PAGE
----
Newsstand: July 29, 2009
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Newsstand: July 29, 2009

Local 416 still working to complete an agreement with the city (CP24): “The union representing outside civic workers says it is still working to complete the final pieces of a settlement with the City of Toronto, meaning workers from TCEU Local 416 could have their ratification vote delayed.” [More from the National Post. Previous coverage on Torontoist: Both Unions Agree On Tentative Strike Deal.]
Let’s get to work, Mayor says (Toronto Star): “Facing intense pressure to get the city moving again, Mayor David Miller announced late last night that striking civic workers can get back on the job as soon as they ratify their new collective agreements.”
Bankable sick days at issue in strike have legitimate political roots (CityNews): “Reports that a 36-day strike by Toronto’s city workers ended with a deal allowing them to continue cashing in unused sick days seem unpalatable to some, given that thousands of Canadians have recently lost their jobs.” [More from the Globe.]
Theft charges laid against TTC collectors (National Post): “Police have charged three Toronto Transit Commission ticket-booth employees with theft after they allegedly pocketed subway fares, and detectives say they expect more arrests.”
Toronto Hydro account information may have been stolen (National Post): “Police are investigating the breach and Toronto Hydro cautions customers not to give out personal financial information to anyone claiming to be from the company.”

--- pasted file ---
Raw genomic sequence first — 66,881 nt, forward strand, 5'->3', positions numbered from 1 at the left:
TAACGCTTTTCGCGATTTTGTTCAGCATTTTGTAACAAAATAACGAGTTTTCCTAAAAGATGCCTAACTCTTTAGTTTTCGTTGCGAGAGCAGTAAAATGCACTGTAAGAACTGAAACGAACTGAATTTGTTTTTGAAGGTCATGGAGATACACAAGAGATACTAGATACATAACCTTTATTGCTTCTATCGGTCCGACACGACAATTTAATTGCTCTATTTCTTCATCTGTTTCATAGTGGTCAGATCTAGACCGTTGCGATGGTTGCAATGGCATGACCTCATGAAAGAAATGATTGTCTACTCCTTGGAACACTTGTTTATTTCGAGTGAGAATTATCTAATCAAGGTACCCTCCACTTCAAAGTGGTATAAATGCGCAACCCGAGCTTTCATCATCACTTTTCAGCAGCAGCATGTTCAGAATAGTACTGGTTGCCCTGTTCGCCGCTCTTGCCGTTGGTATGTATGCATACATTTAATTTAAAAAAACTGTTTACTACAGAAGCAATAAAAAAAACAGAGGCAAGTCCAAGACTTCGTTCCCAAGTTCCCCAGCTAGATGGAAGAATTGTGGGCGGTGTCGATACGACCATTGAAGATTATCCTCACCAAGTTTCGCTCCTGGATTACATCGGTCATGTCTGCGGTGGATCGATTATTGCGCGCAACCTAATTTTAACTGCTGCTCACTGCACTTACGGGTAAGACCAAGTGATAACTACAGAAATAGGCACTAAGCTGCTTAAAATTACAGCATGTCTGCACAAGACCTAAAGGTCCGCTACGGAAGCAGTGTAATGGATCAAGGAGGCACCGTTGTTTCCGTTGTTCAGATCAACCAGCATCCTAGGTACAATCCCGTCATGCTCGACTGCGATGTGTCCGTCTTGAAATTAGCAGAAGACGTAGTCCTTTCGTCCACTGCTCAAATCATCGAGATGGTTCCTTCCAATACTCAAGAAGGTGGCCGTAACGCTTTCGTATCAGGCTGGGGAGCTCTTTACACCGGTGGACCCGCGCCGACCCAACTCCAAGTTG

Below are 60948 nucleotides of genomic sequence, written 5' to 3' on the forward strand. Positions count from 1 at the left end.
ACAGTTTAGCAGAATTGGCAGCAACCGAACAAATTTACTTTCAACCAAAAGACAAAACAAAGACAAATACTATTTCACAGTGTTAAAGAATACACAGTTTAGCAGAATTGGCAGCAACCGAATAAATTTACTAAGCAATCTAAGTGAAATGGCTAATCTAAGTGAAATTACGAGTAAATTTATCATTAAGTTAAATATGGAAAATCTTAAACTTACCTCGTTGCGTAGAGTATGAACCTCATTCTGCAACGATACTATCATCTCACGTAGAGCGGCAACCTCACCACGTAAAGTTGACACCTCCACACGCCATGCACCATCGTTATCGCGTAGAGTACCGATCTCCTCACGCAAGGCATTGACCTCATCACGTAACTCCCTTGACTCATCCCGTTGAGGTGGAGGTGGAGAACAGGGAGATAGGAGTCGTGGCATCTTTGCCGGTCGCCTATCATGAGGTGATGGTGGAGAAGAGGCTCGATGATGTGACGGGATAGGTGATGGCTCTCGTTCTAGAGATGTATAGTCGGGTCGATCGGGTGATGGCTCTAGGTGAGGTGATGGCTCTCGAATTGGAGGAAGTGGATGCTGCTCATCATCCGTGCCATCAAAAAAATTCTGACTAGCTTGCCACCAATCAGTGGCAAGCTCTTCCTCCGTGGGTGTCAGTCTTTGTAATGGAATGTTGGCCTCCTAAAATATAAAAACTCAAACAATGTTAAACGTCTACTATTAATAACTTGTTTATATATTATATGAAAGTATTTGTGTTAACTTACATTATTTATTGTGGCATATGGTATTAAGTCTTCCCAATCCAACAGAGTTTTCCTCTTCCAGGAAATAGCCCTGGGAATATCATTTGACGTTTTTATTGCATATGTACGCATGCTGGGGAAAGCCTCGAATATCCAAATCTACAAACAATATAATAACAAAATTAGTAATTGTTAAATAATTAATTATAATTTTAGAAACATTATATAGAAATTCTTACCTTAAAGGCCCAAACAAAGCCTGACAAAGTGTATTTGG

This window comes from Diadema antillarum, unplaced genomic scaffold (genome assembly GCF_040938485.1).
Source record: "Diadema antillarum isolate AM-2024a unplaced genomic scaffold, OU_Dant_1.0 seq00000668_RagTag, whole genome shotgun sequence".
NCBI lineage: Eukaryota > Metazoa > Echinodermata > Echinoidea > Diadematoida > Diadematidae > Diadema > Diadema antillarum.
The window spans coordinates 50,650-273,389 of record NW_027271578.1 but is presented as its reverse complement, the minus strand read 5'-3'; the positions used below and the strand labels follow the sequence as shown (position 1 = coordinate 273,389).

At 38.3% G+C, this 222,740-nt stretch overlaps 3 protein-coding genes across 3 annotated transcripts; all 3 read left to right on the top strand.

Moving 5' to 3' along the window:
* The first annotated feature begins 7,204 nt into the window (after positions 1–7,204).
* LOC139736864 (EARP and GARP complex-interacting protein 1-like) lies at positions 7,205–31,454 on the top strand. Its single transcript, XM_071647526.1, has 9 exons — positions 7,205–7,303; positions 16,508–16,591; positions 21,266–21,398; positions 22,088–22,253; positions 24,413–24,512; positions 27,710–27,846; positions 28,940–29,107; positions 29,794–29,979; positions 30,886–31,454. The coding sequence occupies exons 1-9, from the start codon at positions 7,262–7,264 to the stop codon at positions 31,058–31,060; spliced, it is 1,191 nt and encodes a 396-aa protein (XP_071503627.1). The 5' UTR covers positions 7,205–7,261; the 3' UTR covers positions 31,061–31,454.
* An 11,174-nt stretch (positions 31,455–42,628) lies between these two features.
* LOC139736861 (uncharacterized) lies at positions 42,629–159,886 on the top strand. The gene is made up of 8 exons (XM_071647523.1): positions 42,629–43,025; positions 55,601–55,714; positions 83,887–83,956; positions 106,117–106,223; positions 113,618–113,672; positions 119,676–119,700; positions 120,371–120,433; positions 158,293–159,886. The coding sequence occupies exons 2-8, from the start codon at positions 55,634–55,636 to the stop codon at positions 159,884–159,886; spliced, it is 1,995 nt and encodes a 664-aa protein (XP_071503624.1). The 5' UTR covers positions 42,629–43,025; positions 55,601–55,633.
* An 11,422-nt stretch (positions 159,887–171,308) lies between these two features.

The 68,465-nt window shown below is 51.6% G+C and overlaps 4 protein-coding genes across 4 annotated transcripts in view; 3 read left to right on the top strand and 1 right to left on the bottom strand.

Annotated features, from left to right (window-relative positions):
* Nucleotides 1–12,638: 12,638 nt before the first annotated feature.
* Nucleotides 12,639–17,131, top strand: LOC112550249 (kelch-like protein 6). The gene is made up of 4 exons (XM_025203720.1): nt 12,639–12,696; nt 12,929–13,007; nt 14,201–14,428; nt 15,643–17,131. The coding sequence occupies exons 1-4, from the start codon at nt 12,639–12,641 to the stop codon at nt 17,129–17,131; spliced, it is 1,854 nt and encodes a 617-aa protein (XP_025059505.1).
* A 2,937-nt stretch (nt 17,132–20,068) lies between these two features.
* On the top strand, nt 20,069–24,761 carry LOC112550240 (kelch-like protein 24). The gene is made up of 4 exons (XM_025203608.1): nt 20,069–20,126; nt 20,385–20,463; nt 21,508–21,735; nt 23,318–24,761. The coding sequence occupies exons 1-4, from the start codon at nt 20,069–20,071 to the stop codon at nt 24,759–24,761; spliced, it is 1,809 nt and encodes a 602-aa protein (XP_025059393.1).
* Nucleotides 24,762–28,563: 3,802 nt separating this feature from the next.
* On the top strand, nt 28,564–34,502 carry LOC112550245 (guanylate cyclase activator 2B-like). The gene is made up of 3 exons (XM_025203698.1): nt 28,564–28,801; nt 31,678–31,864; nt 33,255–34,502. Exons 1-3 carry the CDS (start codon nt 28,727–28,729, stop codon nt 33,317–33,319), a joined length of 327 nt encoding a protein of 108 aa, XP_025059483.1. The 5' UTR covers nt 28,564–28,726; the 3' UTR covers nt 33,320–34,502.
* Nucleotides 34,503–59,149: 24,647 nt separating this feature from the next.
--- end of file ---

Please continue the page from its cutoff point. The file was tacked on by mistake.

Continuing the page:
Ontario’s budget deficit jumps to $18.5 billion (Canadian Press): “A $2.8-billion drop in revenues is being blamed for Ontario’s growing deficit—a figure that ballooned to $18.5 billion in June amid a massive government bailout to the struggling auto industry.”
Finch Avenue sinkholes raise infrastructure concerns (Toronto Community News): “Max Lipin shook his head as he looked in the direction of the two Finch Avenue sinkholes between Dufferin Street and Wilmington Avenue. ‘What does this say about the state of our infrastructure?’ he asked. ‘Does it surprise me? Yes it does. Toronto is a major city, things like this shouldn’t happen here. At least no one was hurt.'”